The Russian Army is a Uniformed Rabble, Not A Professional Army

In November of 2001, Russian Defense Minister Sergei Ivanov announced plans for long-overdue reforms to the Russian Army.  The new army would be a scaled-down and and more professional army of armored forces who would be paid well, equipped well, and trained well.  This was supposed to all happen by 2010, which is bullet quick by Russian bureaucratic standards.  They were also going to abolish conscription beginning in 2004.  Nearly a year and a half later in March of 2002, the transformation of the new Russian army would begin with a Paratrooper division which is generally thought to be among the Russian army’s best troops.

The Russian military experts opined in the media that there was much to fear in this Russian army of the future.

Twenty years later and an invasion of Ukraine makes it’s patently obvious that all of that media hype was complete bull s***.  The Russian army of 2022 is still the Russian army of 2001. And that army is still the army of the Soviet Union in the 90s, badly trained and equipped and led by incompetent leaders when they are led at all.  It is not a modern professional army that in any way could be called a “peer” of the US, it is a rabble driven like cattle into draft inductions centers and put in ill fiting uniforms.

Failing At Everything a Professional, Modern Army is Supposed to be Good At

First, we watched the Russian army throw sound military doctrine out the window and invade Ukraine in the wrong season of the year, with the wrong kind of army and with too few troops.

Then we witnessed the total failure of the Russian army to conduct a Combined Arms Operation with the correct combination of infantry, armor, offensive and defensive fires, engineers, aviation, and joint capabilities like Special Operations Forces and naval assets.  Within a week their offensive was grinding to a halt in deep mud and choked roads blocked now with blown-up tanks, trucks and APCs.

Then we watched the Russian army totally fail in the art of logistics and supply, with troops being given expired rations, running out of fuel and even water while suffering casualties from frostbite and hypothermia. Immobilized now by their own incompetence they were incessantly bombed by drones both day and night while their own air force was no where to be seen.

Then, we saw this rabble routing(Don’t believe the nonsense about an orderly retreat) and leaving behind tanks, APCs, trucks, personal weapons and even discarding their uniforms in favor of civilian clothes.

Finally, we are beginning to see the last failure of this mob the Russians tried to pass off as a modern army in the towns and villages retaken by Ukrainian forces and finding hundreds of civilians executed and either left in the streets to rot or dumped in mass graves.

The Russian Army May Be The Worst Led Army in the World. Iraq And Afghanistan Battling For Second Place

This is a failure of leadership in that army.  Either a failure to stop atrocities by soldiers taking reprisals against civilians, or by the actual encouragement by their own leaders. Those failures of leadership are readily apparent when we look at the number of generals and colonels killed at the very front of the fighting. In just six weeks they have lost more brass hats in combat than the US did in 20 years of the War on Terror. We have lost just two, one to a Green on Blue attack in Afghanistan and another at the Pentagon during the 9/11 attacks.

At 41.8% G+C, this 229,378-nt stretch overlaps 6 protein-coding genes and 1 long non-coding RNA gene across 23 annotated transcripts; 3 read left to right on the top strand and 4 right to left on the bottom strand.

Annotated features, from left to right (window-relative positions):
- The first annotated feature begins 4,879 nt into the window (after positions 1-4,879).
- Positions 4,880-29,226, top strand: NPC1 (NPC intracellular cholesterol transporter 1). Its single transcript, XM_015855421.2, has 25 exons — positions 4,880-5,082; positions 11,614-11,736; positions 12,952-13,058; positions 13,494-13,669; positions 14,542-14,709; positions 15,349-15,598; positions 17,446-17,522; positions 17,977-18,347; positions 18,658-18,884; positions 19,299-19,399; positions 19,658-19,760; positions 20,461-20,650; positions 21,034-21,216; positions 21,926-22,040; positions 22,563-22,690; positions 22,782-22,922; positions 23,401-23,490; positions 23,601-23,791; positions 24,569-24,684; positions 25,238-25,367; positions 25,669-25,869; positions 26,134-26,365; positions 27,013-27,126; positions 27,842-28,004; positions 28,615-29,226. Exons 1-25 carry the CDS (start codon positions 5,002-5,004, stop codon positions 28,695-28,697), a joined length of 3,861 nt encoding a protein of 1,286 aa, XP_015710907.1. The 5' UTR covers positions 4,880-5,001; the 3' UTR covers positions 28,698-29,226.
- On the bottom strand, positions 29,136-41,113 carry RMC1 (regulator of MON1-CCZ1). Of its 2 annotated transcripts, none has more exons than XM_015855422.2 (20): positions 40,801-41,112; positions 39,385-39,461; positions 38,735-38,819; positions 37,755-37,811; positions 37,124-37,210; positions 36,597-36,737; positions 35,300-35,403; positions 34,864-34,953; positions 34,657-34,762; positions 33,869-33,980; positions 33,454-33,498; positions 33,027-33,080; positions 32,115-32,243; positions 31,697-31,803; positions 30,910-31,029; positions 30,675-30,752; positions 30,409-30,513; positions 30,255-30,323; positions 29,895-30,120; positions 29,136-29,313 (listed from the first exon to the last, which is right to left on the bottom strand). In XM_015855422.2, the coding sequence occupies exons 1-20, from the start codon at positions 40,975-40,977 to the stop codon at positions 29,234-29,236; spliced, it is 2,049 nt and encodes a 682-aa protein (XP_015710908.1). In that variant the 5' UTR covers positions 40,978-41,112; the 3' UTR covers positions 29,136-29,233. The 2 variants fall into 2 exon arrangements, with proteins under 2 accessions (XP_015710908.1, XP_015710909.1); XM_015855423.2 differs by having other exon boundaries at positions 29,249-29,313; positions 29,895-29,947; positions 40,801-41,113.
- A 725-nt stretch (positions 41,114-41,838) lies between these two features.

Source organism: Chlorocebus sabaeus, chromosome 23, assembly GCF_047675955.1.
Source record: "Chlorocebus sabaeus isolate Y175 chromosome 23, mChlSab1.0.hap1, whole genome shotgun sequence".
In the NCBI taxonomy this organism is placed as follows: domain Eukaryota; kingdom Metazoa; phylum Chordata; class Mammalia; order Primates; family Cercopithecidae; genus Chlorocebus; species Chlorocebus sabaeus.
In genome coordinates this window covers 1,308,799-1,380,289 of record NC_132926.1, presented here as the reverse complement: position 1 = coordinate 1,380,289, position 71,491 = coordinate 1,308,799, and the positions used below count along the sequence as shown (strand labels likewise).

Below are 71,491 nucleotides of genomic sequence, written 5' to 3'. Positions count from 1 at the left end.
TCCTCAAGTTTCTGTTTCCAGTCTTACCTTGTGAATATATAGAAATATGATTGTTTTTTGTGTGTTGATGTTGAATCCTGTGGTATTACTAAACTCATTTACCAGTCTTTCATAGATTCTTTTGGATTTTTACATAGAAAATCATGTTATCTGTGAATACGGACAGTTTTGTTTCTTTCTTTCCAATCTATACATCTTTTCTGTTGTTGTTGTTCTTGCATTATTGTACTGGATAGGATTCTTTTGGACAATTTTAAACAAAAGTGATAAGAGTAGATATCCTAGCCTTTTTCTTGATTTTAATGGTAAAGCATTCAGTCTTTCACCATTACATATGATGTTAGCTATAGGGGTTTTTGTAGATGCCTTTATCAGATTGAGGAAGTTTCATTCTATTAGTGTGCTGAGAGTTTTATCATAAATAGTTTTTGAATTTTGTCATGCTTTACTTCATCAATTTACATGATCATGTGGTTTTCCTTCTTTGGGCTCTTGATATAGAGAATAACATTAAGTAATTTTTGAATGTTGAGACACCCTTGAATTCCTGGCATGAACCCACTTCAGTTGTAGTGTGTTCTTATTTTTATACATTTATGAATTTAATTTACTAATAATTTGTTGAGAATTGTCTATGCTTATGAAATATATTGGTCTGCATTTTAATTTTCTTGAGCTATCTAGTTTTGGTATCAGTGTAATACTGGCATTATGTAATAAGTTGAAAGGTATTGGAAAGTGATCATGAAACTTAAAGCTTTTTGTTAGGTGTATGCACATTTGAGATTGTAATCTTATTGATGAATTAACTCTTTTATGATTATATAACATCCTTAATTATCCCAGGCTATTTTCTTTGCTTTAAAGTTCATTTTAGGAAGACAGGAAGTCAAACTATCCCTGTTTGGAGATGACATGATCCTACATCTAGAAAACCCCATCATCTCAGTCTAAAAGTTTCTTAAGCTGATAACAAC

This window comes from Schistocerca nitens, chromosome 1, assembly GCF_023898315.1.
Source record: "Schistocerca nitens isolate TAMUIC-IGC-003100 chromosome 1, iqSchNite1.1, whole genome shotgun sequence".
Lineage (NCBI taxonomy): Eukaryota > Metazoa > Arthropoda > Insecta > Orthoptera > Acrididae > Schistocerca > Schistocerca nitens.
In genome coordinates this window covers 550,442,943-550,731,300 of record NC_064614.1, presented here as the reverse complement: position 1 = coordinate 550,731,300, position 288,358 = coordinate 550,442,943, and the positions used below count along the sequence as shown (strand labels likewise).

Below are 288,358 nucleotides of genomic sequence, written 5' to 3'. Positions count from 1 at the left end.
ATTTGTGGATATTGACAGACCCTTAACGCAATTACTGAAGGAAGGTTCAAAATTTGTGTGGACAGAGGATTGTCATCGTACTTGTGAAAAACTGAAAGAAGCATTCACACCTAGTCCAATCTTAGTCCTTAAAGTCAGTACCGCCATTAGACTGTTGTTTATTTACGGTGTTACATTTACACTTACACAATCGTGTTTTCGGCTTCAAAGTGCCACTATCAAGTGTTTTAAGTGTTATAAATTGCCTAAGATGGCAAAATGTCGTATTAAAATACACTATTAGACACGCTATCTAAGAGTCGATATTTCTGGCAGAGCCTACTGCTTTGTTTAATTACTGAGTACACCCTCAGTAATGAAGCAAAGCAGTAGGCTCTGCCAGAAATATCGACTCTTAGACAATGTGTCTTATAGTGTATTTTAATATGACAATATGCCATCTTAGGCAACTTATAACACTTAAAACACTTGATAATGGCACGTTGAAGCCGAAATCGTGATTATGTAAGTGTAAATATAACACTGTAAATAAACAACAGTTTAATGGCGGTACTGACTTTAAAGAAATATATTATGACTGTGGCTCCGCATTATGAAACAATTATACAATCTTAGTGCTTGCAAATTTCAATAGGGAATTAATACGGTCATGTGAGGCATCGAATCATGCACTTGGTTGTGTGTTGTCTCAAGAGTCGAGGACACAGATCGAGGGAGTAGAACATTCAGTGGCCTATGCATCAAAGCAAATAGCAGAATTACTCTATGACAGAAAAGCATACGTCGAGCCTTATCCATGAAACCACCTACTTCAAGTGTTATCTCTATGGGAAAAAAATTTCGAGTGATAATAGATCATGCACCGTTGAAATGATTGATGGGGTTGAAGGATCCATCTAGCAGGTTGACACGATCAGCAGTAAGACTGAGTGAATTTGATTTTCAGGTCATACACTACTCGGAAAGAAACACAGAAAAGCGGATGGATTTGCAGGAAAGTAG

Taking nothing from the Ukrainian forces who killed these Russian generals and colonels, they still had to present themselves as targets first, and that they did quite frequently.  Instead of being in the Rear With The Gear, leading the overall effort, their senior ranking officers had to go to the front to get things done because their underlings were proving to be incompetent, promoted on their loyalty to the regime rather than their professional talent as tacticians and soldiers.

The Russian army also lacks a professional corps of non-commissioned officers, sergeants that enforce discipline in the ranks, and have the knowledge and experience to train the pea-green conscripts that make up the bulk of an army in the field.

More than anything else, this explains the murders of these civilians, a total breakdown of leadership either by its absence, by bad example, or by explicit order to commit mass murder.  I suspect it is a combination of all three.  And this too is nothing new for the Russian army.  The stories of their conduct against civilians in Poland, Romania, Hungary, and Germany in WWII are tales of bestial cruelty.  Likewise in Afghanistan in the 1980s.  Also in the wars in Georgia and Chechnia in the 1990s.

No one can say, “The Russians would never do such a thing!” without it being a joke, except in Russia where they live in a world where they routinely do horrific things to others and even themselves and then refuse to believe they are capable of such things.

Hopefully, the invasion of Ukraine will bring NATO countries out of their la-la land stupor and rebuild their militaries to a credible deterrence, because while the Russian army isn’t especially deadly when fighting another army, they do engage in the wholesale slaughter of unarmed civilians, which may their nearest peer on a modern battlefield.